What amazes and delights me most about working with self-pubs is how no two voices are alike. Your writing voice, like a thumb print, is uniquely yours. And it is what will make your book like no other.
An experienced editor knows that it’s never a good a idea to mess with a author’s voice. How do you know if your editor is experienced?
Here’s a test:
Every change an editor suggests needs to be
- just that — a suggestion — one that the author can accept or reject.
- as minimal as possible (hat tip to science editor, Adrienne Montgomerie for capturing this point so succinctly).
- defensible — an editor must have a good reason for suggesting the change if the author wants clarification.
So, experienced editors make suggestions that will have the least amount of impact on your writing. In fact, they want your writing to be showcased in the best possible way. They can also tell you why they’ve made a particular suggestion, so don’t be afraid to ask for clarification.
Note: Because editors are often writers, too, they need to constantly check themselves when they suggest changes to authors. It can be tempting for editors to rewrite something because that’s how they’d write it, but this approach doesn’t serve the author at all.
Don’t Touch My Words
You don’t have to agree with every change your editor suggests, but I’d like to point out that sometimes an editor will suggest a change that looks like it’s “messing with your words,” or manner of expression, when it really isn’t.
Allow me to explain. A self-publishing nonfiction author we’re working with at Beyond Paper has a goal to make his book — which is on a complex topic, with lots of technical terminology — accessible to his readers, who quite possibly have learning disabilities. That goal has required us to make editing suggestions that will make this book easier to read for his niche audience.
He has a soothing and assuring writing voice that will win the reader’s trust, so, together, we need to preserve this voice while meeting the needs of his readers. Here are some of the changes that we’ve suggested and demonstrated:
- Trimming words that make sentences longer, but don’t add to the sentence’s meaning (Jim Taylor, of 8-Step Editing fame calls this “taking out the trash”)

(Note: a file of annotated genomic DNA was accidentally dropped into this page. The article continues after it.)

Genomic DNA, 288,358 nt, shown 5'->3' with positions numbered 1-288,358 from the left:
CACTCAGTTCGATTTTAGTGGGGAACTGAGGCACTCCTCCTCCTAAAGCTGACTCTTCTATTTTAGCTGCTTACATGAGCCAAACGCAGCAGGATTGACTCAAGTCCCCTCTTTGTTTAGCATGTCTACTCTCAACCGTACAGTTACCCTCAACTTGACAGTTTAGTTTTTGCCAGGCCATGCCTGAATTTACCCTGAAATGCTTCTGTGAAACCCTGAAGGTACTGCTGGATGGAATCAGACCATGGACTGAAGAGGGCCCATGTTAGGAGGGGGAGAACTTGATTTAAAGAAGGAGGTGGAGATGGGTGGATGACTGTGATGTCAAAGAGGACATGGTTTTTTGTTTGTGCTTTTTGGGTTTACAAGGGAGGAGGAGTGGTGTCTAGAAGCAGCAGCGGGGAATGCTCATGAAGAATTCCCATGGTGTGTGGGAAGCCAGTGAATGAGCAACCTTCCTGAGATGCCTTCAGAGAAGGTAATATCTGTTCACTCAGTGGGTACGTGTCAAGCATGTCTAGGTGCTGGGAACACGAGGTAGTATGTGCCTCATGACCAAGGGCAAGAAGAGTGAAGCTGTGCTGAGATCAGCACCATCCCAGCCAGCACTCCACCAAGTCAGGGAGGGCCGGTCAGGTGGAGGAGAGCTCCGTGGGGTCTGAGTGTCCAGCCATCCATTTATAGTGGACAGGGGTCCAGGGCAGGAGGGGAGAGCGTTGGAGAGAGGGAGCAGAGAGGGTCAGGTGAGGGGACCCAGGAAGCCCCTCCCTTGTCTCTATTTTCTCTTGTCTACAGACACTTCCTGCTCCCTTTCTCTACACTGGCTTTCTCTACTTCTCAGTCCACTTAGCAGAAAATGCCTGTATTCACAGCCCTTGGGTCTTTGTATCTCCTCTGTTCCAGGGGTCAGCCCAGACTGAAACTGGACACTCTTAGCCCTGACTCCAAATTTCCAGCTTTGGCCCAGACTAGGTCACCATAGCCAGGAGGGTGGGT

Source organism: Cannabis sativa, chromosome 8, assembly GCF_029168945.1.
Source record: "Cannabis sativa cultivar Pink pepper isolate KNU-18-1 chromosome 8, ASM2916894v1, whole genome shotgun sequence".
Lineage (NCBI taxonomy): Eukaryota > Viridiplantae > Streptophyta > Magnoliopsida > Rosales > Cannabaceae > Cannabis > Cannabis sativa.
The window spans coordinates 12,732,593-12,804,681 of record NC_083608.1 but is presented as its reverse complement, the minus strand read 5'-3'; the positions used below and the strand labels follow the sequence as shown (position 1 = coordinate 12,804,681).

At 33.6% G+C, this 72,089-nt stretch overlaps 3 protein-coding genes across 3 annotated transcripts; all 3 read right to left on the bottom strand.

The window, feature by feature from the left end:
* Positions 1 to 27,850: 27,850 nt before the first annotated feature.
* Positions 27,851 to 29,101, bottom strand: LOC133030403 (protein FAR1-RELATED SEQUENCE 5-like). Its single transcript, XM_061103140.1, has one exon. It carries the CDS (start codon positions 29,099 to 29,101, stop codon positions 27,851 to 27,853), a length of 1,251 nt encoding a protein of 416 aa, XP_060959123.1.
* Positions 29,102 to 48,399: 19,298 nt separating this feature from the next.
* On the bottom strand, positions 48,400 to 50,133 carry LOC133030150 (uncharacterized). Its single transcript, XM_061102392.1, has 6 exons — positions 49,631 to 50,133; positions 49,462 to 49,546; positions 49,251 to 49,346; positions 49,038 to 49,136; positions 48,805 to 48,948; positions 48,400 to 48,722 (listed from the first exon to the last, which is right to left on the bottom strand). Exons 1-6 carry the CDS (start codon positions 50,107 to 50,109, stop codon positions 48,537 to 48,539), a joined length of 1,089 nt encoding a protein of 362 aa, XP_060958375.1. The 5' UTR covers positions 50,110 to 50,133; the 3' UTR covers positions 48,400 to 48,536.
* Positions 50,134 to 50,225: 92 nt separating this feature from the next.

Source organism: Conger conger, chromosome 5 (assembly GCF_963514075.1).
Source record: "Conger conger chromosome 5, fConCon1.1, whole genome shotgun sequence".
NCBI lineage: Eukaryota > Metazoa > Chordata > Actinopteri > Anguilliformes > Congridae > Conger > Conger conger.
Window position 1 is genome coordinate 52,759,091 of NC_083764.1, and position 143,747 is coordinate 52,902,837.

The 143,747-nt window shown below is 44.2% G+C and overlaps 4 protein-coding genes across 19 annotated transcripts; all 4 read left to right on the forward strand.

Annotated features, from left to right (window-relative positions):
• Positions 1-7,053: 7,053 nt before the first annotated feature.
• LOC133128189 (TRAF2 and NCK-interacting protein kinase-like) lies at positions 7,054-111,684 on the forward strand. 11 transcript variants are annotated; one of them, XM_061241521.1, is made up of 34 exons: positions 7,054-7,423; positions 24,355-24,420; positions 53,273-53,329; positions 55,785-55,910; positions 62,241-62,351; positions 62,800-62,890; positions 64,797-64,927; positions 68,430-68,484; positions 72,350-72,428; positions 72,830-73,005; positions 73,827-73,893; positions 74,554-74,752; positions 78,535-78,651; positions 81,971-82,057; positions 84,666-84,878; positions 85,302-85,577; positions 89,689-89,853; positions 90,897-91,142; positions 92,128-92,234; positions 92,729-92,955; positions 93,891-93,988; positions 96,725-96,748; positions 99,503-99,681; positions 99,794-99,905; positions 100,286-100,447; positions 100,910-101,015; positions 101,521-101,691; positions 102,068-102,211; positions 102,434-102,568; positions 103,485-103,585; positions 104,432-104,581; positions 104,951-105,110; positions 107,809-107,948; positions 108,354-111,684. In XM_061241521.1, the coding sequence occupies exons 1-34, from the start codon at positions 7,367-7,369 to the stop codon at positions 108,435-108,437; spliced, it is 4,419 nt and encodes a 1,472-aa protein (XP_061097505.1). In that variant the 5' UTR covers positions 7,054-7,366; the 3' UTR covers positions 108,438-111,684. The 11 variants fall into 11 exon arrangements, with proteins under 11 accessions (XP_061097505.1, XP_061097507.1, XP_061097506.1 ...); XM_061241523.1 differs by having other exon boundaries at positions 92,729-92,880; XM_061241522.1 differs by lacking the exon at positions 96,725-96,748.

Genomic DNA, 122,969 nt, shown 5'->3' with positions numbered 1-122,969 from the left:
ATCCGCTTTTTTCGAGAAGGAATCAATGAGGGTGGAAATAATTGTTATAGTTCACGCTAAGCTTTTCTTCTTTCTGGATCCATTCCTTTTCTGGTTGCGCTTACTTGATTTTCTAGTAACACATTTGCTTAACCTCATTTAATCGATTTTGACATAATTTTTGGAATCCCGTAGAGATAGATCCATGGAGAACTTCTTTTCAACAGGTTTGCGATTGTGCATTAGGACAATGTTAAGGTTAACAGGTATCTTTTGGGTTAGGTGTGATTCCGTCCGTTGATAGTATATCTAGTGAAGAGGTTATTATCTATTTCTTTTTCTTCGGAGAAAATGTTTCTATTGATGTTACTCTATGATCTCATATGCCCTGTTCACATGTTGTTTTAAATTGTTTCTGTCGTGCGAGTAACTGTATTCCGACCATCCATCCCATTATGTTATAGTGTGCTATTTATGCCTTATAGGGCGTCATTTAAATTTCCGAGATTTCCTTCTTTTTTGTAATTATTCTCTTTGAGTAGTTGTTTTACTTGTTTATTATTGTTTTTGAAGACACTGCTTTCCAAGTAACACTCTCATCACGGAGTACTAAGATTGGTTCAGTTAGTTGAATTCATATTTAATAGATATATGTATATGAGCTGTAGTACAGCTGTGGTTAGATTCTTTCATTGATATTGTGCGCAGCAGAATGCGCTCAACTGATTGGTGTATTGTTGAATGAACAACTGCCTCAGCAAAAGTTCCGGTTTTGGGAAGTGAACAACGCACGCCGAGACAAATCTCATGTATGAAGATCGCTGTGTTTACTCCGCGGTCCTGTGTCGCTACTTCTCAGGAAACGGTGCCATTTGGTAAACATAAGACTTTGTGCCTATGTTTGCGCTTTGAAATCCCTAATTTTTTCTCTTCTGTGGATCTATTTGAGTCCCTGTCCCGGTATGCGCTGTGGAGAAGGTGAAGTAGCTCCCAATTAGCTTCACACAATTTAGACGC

- Inserting a word or phrase for clarity
- Moving a word to a different place in a sentence to create a better reading flow or rhythm
- Shuffling the parts of a sentence
- Changing the order of sentences in a paragraph
*Note: these changes are “paragraph-level” changes. We explain the different levels of editing a document typically goes through at the Book Designer blog.
Track Changes or Scene of a Crime?
The edited document arrived in the author’s email inbox with changes tracked, but you know Word. Even a minimal number of changes marked using Word’s Track Changes feature can make a manuscript look like a graphic crime scene in the first chapter of a whodunit.
So we sent two documents: one with the changes accepted and one with the changes marked up. We asked the author to read the changes-accepted document first, with these questions in mind: Does it sound like you when you read it? Will your readers be able to better understand what they read?
If the author answers yes, we’ve done our job. We have preserved the author’s voice. The author can then look at the tracked changes document so see how we’ve done that.
Set a Goal for Your Book
It’s possible to make changes (touch your words) without touching an author’s voice or manner of expression. In the example above, the author had to decide if we had preserved his voice, and if every change we suggested was in line with the goal of his book project, which was to make a book on a complex subject more readable for his intended audience.
And that leads me to my final point: What is the goal for your book? Is it to created a fast-paced story for the kind of reader who will expect that? Even a fiction book should have a goal—a goal set with the reader in mind.
Your editing goals also need to be in line with your book’s goal. And any editor who tries to help you accomplish your book’s goal, while leaving your voice in tact, is, in my opinion, a good editor.
Image by Alan Cleaver
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